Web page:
A new beginning
It is not the story of the Brady Bunch. No, Don Amundson and Mavis Stenzel had each raised their families prior to getting married to each other. It is, however, the story of a man and a woman who lost their spouses after long, happy marriages and decided to marry again.
Amundson had been married for 61 years to Virginia, or “Ginny,” as he called her. Ginny passed away in August of 2016 after battling a blood disease for eight years. They had raised two daughters, Wendy and Debbie.
Stenzel had enjoyed 58 years of marriage with her husband Myrl before he died in January of 2015. Three boys were born to the Stenzels, Tim, Tom and Troy.
So between Amundson and Stenzel, they had experienced 119 years of happily married life. And the happiness they each had experienced in marriage helped them decide to marry each other on Aug. 4, of this year.
“I think if you’ve had a good marriage it is easier to consider getting married again,” Stenzel says.
And both Amundson and Stenzel will tell you they had good marriages.
“I had been in the Air Force and got out in 1959,” Amundson comments. “We came home to Frost and I worked for the Rural Electric Cooperative (REC) and then Frost Benco. We moved to Mankato in 1977 and eventually ended up in the Pacific Northwest where I worked for different
companies. I retired as the Chief Financial Officer for an electric company in 1998 and Ginny and I decided to return to Faribault County, eventually settling in rural Blue Earth.
Along the way Don and Ginny enjoyed traveling, including trips to Bangladesh in 1987 and Indonesia in 1991.
Stenzel lived her early years in Dell, which is north of Frost, then her family moved across the border to Iowa before Mavis came back across the border to Minnesota when she married Myrl.
“I was a farm girl and I enjoyed working with Myrl while we raised our family,” Stenzel shares.
In July of 2017, John Stewart, a mutual friend of Amundson and Stenzel, invited Amundson to go to the Diamond Jo Casino in Northwood, Iowa.
“I told John I wasn’t much of a gambler,” Amundson explains. “He told me Mavis was going to be there, so I asked, does she know I am coming? And he said yes she knows and is okay with it.”
Amundson and Stenzel discovered they had many common interests and as they continued to get to know each other they discovered they had both been baptized by the same minister.
Stenzel had invited Amundson to go south with her to Arizona in December of 2017 to spend some time in a warmer climate.
“But Don had a heart attack on the trip and was hospitalized in Mesa, Arizona,” Stenzel says.
Eventually Don was able to make it back to Minnesota.
“I stayed that winter, from January through April, with Wendy (his daughter),” Amundson comments, “I had to wear a vest which could restart my heart if necessary and I was not supposed to be alone. Wendy had retired so she could watch me.”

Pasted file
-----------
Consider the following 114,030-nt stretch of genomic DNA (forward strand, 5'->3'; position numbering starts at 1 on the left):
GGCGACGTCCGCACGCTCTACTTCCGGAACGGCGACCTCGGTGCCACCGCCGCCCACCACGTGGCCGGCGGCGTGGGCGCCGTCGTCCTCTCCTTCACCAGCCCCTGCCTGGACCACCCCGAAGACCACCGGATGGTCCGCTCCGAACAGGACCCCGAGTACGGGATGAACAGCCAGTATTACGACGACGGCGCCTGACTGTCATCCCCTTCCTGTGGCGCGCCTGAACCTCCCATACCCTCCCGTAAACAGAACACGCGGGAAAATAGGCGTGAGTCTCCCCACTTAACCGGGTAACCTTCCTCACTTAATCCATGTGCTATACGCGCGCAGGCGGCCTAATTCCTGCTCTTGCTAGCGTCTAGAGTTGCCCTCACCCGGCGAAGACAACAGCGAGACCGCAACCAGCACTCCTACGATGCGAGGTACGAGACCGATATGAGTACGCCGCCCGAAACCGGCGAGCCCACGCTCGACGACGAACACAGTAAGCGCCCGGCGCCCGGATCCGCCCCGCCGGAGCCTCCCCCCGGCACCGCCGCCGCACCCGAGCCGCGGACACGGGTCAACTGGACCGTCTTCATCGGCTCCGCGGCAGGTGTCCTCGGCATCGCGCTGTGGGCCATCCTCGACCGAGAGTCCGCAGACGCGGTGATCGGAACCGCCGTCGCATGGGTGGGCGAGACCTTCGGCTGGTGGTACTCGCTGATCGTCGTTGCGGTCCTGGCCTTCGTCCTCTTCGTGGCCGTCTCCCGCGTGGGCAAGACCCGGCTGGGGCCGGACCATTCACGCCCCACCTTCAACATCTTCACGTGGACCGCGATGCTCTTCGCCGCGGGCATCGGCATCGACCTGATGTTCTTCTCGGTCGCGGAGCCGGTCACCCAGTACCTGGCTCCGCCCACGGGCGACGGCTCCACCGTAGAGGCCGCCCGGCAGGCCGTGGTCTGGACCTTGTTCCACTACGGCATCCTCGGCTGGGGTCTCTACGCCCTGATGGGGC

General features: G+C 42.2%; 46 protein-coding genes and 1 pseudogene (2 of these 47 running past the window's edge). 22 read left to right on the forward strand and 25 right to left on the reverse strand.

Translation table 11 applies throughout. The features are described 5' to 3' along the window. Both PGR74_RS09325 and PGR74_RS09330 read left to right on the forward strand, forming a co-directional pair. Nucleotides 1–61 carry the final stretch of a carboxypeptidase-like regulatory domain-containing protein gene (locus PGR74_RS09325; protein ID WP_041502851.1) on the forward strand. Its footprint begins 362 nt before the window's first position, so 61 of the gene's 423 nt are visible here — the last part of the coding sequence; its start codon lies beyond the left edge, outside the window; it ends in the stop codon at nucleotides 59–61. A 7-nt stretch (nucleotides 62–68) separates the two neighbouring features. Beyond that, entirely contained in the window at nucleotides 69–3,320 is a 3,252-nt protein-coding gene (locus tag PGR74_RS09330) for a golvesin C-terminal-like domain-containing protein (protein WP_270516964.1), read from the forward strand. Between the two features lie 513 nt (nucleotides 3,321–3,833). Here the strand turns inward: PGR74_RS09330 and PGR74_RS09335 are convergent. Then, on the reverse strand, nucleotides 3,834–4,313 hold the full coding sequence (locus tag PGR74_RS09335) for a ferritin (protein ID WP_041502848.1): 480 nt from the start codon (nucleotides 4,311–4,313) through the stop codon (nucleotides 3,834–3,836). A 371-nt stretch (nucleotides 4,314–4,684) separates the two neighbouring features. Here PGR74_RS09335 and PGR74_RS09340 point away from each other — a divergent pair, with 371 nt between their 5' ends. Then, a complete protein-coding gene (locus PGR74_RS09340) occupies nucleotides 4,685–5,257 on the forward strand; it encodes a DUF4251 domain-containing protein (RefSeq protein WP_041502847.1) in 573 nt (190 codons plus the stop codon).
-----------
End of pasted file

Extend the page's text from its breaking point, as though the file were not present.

Stenzel invited Amundson to go south again this past winter. They left in January and came back in April. They also took time to visit Amundson’s daughter Debbie, who lives in California.
“And then one day I asked Mavis to marry me,” Amundson shares. “She made me wait two days before she gave me her answer, but she did say yes.”
Marriage is something which is very important to the couple.
“A lot of people said, ‘Why not just live together?” Stenzel says.
“But neither one of us were comfortable with that idea,” Amundson adds.
Stenzel explains their feelings further.
“We want to set a good example for our grandchildren,” Stenzel states.
Next, the couple had to decide where to get married.
“I belong to United Lutheran in Frost and Mavis is a member at Shiloh Lutheran in Elmore,” Amundson comments. “So we decided to get married at the church at the Faribault County Fairgrounds.”
As for their family members, their children were very supportive.
“I think it might have been a little more difficult for the grandchildren,” Stenzel shares, “They do not realize what it is like to be alone after 58 years.”
Stenzel’s son Tom is friends with a retired pastor from Sioux Falls who was more than happy to perform the ceremony.
“He would not take any money for conducting the ceremony and said to donate it to our favorite charity,” Amundson remarks. “So we made a donation to the American Legion Legacy Fund.”
The wedding was attended by family and close friends numbering 77 people.
“We had all of our children and their spouses stand up for us,” Stenzel says.
In fact there were only two family members who were unable to attend.
“I have a granddaughter in New Jersey who was eight months pregnant and a granddaughter in California who were unable to attend,” Amundson explains.
The newly married couple held their reception at the Minn-Iowa Golf Course and now make their home southeast of Elmore, on Stenzel’s farm.
They stay busy traveling to watch their grandchildren and great-grandchildren participate in events such as soccer, dance and horse-jumping.
“Now there is someone else to consider in making decisions,” Amundson comments.
Both like to travel and are looking forward to spending more time exploring different places.
Perhaps Stenzel’s remarks to the guests at their wedding reception sums up their feelings the best.
“We don’t know what God’s plan is for us,” she told the crowd, “But we are going to enjoy the time we have together.”